Genre: Non-fiction, Self-help
This pioneering bestseller has become a rallying cry for a movement of radical self-love–the second edition shows readers how to grow the movement from self to systems and includes empowering stories from Sonya Renee Taylor’s travels around the world.
In a revolutionary departure from the capitalist-driven self-help and body-positivity movement, poet, author, and humanitarian Sonya Renee Taylor forges an inextricable bond between radical self-love and social justice. The first step is recognizing that we have all been indoctrinated into a system of body shame that profits off our self-hatred. This second edition includes stories from Taylor’s travels around the world combating body terrorism and shines a light on the path toward liberation guided by love. In a brand new chapter, Taylor confronts each of the “isms” and phobias, especially racism, sexism, ableism, homophobia, and transphobia, showing how radical self-love manifests in each space. Radical self-love not only dismantles shame and self-loathing in us but has the power to dismantle global systems of injustice–because when we make peace with our bodies, only then do we have the capacity to truly make peace with the bodies of others. Readers can also engage more deeply using the accompanying workbook, which builds on the ten tools and radical reflection and unapologetic inquiry exercises woven throughout the book. via Goodreads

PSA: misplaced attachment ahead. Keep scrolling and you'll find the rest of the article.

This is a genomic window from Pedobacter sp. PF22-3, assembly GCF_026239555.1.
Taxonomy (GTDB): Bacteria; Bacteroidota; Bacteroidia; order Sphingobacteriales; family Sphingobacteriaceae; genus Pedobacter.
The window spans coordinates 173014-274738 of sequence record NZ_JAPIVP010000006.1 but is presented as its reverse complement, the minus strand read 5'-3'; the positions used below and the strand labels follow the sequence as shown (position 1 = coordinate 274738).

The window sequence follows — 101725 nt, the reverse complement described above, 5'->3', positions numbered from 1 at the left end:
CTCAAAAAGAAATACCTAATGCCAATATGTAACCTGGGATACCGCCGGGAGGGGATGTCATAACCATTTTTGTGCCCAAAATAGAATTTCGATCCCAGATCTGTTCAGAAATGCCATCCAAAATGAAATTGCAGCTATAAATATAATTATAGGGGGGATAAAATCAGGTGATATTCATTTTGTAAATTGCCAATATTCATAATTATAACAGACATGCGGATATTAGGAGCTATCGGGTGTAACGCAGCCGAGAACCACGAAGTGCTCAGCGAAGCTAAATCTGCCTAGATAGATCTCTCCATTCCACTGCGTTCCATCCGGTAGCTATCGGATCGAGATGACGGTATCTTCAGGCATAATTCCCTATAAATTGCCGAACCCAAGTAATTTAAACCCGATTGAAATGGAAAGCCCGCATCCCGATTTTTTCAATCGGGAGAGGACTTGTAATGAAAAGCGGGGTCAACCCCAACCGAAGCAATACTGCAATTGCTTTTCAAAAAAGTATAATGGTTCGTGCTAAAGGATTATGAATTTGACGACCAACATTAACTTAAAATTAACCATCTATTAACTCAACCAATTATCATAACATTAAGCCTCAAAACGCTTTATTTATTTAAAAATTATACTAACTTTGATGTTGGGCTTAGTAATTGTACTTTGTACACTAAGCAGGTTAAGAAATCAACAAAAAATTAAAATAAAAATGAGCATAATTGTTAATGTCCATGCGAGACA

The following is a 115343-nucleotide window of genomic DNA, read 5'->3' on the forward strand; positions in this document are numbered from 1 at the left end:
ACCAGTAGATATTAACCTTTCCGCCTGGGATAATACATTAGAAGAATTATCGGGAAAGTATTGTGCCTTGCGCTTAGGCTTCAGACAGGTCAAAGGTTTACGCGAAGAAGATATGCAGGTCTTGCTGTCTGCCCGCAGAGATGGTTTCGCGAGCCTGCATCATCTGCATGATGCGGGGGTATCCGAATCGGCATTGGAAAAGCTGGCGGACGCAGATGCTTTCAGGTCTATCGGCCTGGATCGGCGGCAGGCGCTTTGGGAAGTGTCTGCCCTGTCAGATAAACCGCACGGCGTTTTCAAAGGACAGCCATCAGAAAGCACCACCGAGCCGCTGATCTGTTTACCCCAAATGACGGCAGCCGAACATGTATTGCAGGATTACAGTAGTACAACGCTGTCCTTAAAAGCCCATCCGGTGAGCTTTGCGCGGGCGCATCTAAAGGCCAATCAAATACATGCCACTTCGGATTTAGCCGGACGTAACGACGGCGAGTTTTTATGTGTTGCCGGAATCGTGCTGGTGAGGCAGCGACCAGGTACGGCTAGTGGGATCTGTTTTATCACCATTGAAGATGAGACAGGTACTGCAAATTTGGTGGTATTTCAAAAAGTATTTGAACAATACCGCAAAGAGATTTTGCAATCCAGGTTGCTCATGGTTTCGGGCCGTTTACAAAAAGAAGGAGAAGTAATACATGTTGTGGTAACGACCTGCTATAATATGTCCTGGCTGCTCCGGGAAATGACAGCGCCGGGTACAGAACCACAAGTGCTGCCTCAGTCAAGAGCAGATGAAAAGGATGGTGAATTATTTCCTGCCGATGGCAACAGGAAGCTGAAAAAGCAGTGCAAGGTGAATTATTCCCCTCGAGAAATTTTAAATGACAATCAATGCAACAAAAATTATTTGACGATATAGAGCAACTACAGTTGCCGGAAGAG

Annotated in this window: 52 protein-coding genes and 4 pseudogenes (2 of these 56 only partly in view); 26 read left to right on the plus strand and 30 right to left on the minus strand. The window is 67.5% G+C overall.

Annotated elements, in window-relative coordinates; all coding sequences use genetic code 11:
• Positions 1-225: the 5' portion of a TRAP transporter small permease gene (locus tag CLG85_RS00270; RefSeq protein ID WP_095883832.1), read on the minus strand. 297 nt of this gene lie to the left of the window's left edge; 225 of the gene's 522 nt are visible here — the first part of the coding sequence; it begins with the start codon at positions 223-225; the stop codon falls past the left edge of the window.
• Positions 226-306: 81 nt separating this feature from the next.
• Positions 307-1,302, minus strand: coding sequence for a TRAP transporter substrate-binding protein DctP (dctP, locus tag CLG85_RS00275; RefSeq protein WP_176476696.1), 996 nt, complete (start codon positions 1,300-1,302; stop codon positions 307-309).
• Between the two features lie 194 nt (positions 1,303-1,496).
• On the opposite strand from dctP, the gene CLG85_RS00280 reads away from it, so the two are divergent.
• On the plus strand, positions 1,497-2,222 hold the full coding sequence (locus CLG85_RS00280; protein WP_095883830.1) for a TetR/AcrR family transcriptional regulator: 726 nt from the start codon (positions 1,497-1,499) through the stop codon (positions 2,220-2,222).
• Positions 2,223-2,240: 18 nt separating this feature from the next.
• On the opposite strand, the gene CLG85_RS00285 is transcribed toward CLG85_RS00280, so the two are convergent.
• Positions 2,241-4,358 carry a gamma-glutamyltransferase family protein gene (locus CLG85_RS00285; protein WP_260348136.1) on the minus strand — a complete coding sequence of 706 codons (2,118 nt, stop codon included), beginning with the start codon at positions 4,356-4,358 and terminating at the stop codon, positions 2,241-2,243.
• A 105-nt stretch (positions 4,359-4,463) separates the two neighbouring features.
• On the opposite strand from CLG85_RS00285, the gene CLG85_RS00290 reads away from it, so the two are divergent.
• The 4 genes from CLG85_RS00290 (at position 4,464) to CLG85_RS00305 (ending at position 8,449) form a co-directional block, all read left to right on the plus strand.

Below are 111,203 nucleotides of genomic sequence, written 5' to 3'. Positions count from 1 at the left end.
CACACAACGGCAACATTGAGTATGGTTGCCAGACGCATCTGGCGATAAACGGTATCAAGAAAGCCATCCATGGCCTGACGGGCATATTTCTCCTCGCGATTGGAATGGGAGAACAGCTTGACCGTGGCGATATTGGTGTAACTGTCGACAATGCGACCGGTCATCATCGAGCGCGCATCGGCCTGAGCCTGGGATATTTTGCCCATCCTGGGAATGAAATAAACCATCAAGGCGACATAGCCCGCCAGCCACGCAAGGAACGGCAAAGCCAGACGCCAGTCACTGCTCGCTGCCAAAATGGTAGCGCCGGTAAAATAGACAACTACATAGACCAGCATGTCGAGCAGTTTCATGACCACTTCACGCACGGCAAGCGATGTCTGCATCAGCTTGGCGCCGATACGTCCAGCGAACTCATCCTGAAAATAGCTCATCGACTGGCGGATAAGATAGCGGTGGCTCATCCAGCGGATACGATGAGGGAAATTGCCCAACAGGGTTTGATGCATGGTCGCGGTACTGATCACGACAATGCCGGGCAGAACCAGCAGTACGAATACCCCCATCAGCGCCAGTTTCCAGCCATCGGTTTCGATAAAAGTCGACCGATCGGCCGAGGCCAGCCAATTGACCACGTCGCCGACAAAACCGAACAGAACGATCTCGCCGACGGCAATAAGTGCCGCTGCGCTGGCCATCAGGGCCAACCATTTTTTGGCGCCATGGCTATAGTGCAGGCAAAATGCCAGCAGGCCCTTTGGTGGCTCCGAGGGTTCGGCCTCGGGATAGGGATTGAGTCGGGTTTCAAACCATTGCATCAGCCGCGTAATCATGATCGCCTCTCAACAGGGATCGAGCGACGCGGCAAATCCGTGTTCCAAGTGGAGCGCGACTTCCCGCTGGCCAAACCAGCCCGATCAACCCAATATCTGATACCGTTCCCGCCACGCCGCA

“Taking up space we have previously been denied is a step toward bringing a just balance of power and resources (ie. space) in the world. It is an act of radical love.”
This book was exactly what I needed to read after one year of depression/stress-eating during the pandemic. Radical self-love! I am all here for it!
I’m not a huge fan of self-help books, but what makes this one different is it doesn’t come across as preachy and there is research including race theory to explain existing societal prejudices. There are many asks to examine our own internal preconceived notions as well.
“Proposing that humans are all the same leaves the idea of the default body uninterrogated in our subconscious and firmly in place in our world, forcing all other bodies to conform or be rendered invisible.”
I particularly found how Taylor incorporates transgender bodies, disabled bodies (visible and invisible), aging bodies, and bodies of color into the narrative insightful and necessary. Overall, this is a great book to jumpstart or continue your journey of body acceptance and radical self-love.
- I learned new ways to describe issues I never had the words for:
- Poodle science: applying solutions and medical advice in a one size fits all mindset. ie “what if the poodles decided that all other dogs should look, eat, and be the same size as poodles” when the truth is that dogs come in all shapes and sizes depending on their breed
- Health Trolling or Concern Trolling: offering advice (usually ill advised and/or coming from a stranger) to criticize a body under the guise of concern for someone’s health
- Meta-shame: shame for feeling shame. Think of it like “I feel guilty that I feel guilty”
- Interspersed throughout the books are little calls to actions called “Unapologetic Inquiries” and “Radical Reflections”